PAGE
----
Montpelier: More than 13,000 Vermonters who are 75 or older signed up to be vaccinated against COVID-19 in the first few hours the Vermont Health Department’s signup site was open Monday. The vaccinations will begin Wednesday for the group, who are part of phase 1B of the state’s program. The state estimates there are about 49,000 people in the age group, and it will take about six weeks to vaccinate them all. That group will be followed by residents 70 and older. The state expects to start vaccinating those age 65 and older by the end of March or beginning of April. After that, people 18-65 with medical conditions that put them at risk for severe illness from COVID-19 will be eligible for shots. A call center with roughly 400 receptionists was available to take phone reservations starting at noon Monday for people who are unable to sign up online or need to speak to someone in another language. Officials say demand is heavy, and wait times for the calls could be long. Relatives and friends of people who are eligible for a vaccine are urged to offer to help register them online. The state plans to have 54 vaccine sites in 39 towns.
Roanoke: Two counties have announced plans to resume jury trials after having taken a 10-month break because of the COVID-19 pandemic. Montgomery and Giles counties are the first court systems in the New River Valley to receive state approval to call jurors again, The Roanoke Times reports. The initial jury trial is scheduled to begin Wednesday, with jurors in Montgomery County Circuit Court considering an appeal of a misdemeanor assault and battery conviction. Giles County’s first jury trial currently is set for Feb. 9. In both court systems, procedures have been established to protect jurors from getting COVID-19. For example, jurors are to sit in the courtrooms’ spectator galleries, rather than in jury boxes, so that they can maintain more distance from one another and from everyone else in the courtroom. Jury trials across Virginia came to an abrupt halt in March as the pandemic began, and the Virginia Supreme Court declared a judicial emergency. Court systems were told to submit plans for how to safely hold jury trials.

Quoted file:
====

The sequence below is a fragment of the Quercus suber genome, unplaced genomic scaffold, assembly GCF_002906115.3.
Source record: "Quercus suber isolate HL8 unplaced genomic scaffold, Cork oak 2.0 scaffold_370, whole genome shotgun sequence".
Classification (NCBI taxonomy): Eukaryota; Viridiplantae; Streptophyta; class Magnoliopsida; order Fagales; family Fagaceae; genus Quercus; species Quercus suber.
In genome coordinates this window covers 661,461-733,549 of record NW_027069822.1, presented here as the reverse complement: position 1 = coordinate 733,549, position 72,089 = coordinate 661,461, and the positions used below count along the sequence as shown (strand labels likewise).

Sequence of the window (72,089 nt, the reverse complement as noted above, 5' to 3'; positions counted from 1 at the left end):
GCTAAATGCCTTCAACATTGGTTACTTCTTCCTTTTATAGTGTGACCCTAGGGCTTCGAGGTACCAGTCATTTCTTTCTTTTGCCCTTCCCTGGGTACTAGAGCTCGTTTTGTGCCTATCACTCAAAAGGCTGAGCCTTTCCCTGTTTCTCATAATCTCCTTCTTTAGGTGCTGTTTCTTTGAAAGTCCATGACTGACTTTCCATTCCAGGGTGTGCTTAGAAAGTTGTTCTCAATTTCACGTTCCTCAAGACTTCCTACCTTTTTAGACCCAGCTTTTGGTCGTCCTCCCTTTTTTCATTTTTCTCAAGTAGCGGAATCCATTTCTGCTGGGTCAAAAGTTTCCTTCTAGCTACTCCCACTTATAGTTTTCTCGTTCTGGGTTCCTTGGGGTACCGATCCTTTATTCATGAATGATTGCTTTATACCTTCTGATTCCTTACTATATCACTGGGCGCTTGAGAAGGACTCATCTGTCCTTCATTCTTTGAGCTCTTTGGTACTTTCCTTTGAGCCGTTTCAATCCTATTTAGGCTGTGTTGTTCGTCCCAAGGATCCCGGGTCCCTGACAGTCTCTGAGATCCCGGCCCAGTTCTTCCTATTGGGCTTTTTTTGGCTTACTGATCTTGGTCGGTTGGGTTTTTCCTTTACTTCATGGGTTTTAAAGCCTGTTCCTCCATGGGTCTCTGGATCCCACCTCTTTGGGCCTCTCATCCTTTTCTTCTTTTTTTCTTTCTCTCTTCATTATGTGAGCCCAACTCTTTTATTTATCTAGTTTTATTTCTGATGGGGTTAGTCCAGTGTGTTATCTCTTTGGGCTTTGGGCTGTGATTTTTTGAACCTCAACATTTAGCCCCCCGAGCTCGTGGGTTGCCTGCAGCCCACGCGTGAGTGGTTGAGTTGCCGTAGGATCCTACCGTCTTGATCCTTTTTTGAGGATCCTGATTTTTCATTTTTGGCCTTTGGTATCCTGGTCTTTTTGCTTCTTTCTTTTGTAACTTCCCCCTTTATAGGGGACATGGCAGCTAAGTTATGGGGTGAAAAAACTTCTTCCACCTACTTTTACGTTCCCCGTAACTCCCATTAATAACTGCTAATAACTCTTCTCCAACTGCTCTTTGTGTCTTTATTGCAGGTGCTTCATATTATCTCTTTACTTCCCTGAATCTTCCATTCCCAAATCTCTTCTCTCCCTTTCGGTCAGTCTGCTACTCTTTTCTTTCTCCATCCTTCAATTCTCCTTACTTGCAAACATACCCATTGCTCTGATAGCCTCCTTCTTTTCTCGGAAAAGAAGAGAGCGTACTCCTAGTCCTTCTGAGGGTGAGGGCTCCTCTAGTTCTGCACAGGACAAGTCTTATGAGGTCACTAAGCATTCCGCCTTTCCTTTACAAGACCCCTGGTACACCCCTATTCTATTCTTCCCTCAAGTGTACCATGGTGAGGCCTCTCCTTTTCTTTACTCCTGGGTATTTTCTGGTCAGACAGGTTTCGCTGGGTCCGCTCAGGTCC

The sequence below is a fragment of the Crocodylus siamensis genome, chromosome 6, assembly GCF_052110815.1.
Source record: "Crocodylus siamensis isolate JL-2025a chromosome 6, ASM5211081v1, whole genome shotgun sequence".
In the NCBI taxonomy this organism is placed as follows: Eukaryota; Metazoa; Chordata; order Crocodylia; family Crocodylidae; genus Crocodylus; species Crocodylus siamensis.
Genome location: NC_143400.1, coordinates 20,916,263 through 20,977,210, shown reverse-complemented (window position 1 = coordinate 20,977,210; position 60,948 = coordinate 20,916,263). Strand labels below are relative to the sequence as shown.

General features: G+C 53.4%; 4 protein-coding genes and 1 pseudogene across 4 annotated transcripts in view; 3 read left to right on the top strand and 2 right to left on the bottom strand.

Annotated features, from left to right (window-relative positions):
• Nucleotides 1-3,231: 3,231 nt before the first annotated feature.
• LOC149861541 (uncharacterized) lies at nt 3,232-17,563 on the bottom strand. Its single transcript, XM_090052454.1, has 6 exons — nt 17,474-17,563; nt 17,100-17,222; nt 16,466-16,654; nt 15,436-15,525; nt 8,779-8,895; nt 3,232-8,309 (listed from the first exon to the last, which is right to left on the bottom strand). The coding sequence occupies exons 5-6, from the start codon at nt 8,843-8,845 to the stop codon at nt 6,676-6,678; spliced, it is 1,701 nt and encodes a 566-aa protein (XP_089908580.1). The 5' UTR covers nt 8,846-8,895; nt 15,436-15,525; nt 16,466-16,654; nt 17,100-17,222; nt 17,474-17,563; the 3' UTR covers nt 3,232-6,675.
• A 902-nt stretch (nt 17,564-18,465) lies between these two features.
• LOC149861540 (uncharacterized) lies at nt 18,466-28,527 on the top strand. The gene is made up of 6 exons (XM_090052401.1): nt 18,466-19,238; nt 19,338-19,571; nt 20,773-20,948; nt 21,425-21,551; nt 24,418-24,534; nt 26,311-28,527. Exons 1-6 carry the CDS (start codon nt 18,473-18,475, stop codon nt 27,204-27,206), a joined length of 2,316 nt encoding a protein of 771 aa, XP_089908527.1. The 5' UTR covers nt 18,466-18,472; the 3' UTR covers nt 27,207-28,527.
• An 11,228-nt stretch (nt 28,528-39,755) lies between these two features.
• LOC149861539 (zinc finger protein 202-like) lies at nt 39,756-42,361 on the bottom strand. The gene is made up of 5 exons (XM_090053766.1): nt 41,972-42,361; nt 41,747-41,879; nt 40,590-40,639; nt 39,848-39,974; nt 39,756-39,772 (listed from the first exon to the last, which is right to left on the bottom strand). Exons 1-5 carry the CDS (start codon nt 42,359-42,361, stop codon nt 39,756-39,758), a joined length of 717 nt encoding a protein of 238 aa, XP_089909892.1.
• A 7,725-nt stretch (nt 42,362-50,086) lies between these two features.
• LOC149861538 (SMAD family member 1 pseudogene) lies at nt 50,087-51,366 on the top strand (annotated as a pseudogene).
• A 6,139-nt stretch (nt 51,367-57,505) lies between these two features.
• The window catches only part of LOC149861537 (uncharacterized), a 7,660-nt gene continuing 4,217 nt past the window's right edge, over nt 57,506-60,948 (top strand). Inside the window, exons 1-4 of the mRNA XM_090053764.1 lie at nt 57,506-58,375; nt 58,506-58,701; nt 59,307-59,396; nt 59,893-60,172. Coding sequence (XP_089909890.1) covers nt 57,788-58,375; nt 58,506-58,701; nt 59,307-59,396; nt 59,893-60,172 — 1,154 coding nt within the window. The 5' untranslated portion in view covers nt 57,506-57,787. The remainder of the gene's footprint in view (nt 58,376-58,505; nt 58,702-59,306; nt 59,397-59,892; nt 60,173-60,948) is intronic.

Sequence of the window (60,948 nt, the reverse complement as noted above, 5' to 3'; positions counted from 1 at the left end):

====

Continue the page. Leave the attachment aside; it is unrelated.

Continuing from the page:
Seattle: The city has approved extra pay for grocery store workers during the COVID-19 pandemic. The City Council on Monday approved legislation requiring large groceries to pay an extra $4 an hour in hazard pay. The Seattle Times reports the legislation passed 8-0, clearing a requirement that it receive a three-quarters supermajority in order to go into effect immediately. Mayor Jenny Durkan called the policy “a strong step forward in Seattle’s recovery.” The new requirement applies to grocery companies with more than 500 employees worldwide and to stores larger than 10,000 square feet. It does not apply to convenience stores or farmers markets. Covered businesses will have to pay their retail employees $4 an hour on top of the pay they currently receive as long as the city’s coronavirus civil emergency remains in effect. Councilmember Teresa Mosqueda, the legislation’s lead sponsor, noted that the council has been meeting remotely since March and that she often orders groceries online and picks them up outside the store. That’s not possible for grocery workers. “They have been going in to work every single day, and we appreciate them,” Mosqueda said.